April 23, 2018

Leslie Smith's Release Creates Questions the UFC Will Not Answer

By Raphael Garcia

There was a lot to take from the action that went down at UFC Atlantic City -- Kevin Lee picked up a big win, Frankie Edgar got his hand raised in his home state, and more. But one of the most compelling developments occurred before any fighter stepped into the Octagon. Leslie Smith was released from the organization in a way that shouldn’t fly under the radar and should sit in the forefront of the mind of every fighter who is a part of the UFC roster.

On the surface, Smith seems like a middling fighter who isn’t a star in the women’s bantamweight division. With a record of 10-7, she’s had some successes and failures in the Octagon, but with a 2-1 record in her last three fights, plus a penchant for putting on exciting performances each time she stepped into the cage, there’s no reason to think that her abilities in the cage should dictate that she should be cut.

But that wasn’t the case on Friday, when Smith would not only find herself without a fight; she found herself without a UFC contract. Her opponent, the 6-0 Aspen Ladd (who is oddly ranked in the UFC's Top 10 even though she only has one UFC win), was unable to make weight and her fight was called off. The story after that decision gets murky, as Smith and Ladd have made various statements of differing consistency, but that’s not how the story ends.

Smith attempted to use this opportunity to negotiate a new contract with the UFC. She was on the last fight of her deal, and as many fighters are doing today, elected to fight it out in an attempt to get a more promising offer. However, the UFC had no interest in signing the Cesar Gracie Fight Team member. According to Smith, she was paid her full fight purse (including both "show" and win money) of $62,000, and the UFC elected not to negotiate a new deal with her; this effectively removed her from the roster.

Anyone familiar with what is going on behind the scenes in MMA is well aware that Smith is one of the most vocal individuals in the sport when it comes to the topic of fighter unionization. She has been at the forefront of the "Project Spearhead" movement and has been involved with other discussions around the topic in recent months. This has led to many observers wondering whether Smith has effectively become the UFC’s version of Curt Flood, the Major League Baseball player who sacrificed his playing career for the fight for player’s rights.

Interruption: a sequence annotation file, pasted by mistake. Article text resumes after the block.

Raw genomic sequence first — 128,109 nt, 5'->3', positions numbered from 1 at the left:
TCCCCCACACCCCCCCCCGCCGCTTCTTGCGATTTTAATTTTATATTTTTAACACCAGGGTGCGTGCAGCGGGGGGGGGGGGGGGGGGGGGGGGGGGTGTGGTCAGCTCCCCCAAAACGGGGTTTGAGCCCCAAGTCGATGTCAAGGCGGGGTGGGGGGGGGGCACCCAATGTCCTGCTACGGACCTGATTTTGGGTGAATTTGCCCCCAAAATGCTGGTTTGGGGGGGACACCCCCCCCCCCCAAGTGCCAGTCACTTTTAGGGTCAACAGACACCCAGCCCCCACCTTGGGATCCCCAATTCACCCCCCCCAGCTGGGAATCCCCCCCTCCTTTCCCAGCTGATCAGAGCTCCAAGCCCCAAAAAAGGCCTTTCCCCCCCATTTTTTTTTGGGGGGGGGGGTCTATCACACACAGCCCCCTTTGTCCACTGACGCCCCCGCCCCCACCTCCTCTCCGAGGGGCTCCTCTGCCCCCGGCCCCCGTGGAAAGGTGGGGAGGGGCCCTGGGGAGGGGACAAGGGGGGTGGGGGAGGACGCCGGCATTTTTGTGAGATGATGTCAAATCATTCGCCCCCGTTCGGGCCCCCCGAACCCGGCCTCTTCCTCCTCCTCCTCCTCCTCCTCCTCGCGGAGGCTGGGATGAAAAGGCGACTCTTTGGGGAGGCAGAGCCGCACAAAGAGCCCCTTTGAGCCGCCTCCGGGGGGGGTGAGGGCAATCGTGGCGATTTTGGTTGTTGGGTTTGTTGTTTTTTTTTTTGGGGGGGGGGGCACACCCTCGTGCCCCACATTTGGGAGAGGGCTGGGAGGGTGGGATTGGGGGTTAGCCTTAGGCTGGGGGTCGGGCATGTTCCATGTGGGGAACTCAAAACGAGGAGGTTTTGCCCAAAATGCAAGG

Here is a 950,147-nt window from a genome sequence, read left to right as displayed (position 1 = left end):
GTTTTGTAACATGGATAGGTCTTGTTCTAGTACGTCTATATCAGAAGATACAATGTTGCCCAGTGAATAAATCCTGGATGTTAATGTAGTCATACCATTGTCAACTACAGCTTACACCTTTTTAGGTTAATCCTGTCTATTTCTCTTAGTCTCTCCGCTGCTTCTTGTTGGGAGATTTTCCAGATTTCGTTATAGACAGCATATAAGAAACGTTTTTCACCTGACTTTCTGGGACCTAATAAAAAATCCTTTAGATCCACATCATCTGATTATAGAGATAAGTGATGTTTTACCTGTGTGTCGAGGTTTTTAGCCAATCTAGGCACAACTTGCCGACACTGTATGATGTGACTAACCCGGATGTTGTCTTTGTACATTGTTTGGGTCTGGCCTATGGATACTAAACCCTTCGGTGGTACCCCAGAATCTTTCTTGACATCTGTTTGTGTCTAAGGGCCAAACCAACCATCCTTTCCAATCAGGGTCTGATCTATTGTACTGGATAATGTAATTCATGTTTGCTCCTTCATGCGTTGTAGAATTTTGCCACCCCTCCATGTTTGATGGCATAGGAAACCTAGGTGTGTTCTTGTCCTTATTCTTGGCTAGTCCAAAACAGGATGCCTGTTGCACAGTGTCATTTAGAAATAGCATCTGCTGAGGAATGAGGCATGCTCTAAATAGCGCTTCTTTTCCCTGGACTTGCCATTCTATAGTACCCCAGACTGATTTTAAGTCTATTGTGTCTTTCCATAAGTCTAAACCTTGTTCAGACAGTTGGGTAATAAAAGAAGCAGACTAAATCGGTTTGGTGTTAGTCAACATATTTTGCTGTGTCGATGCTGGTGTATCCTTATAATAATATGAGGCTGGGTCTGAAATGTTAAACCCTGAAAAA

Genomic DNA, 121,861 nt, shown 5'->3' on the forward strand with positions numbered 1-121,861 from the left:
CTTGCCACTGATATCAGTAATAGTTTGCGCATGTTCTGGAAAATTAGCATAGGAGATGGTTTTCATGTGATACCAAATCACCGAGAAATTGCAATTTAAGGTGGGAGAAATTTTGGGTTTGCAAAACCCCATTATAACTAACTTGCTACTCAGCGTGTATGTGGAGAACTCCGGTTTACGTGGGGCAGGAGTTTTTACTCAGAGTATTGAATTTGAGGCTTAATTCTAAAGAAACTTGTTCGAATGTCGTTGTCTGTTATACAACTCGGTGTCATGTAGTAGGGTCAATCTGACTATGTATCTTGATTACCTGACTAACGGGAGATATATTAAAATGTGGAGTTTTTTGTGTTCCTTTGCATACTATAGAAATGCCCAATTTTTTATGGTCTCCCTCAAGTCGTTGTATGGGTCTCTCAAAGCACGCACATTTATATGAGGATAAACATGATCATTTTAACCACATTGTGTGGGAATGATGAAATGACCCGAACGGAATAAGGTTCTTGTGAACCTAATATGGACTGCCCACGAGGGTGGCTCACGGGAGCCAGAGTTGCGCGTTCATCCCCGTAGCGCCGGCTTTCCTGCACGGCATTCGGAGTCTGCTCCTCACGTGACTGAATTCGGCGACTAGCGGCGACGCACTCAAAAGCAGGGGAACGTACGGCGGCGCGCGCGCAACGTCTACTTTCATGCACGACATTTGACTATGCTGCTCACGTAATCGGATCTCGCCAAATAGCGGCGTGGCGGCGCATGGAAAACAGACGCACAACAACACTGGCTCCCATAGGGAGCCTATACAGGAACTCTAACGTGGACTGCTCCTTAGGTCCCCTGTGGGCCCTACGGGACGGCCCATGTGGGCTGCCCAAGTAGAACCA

Smith is far from a “big name” within the UFC, but seeing the organization so willing to pay her a full purse and effectively buy out her contract creates a story worth watching. Especially so, a few weeks after UFC President Dana White responded that the company “isn’t that rich” when asked if the promotion would pay fighters both win and show money for fights that were scrapped due to the Conor McGregor melee in Brooklyn before UFC 223. The company is frequently criticized for its pay structure, so this apparently policy reversal is worth noting.

And to go along with that, many observers of the sport wonder whether this situation will make other fighters less willing to speak out against the UFC. Smith hasn’t been overtly controversial or combative in her statements and behaviors, but she has still made a call for fighters to take steps necessary for transparency from the UFC. This isn’t as simple as saying “Smith should have taken the fight.” She was presented with an opportunity that nearly any fighter in that situation would have taken, especially if it was made clear that the promotion was planning to cut them.

Fighters on the UFC roster, and those hoping to get in the company, should pay close attention to what occurred with Leslie Smith. It’s yet another example of the promotion doing something that raises a wealth of questions without being pressed for answers by anyone. This could be the last time we see Leslie Smith in a major MMA promotion, and her release could be the first major salvo in the pushback against efforts by fighters to get a union organized. Stay tuned.

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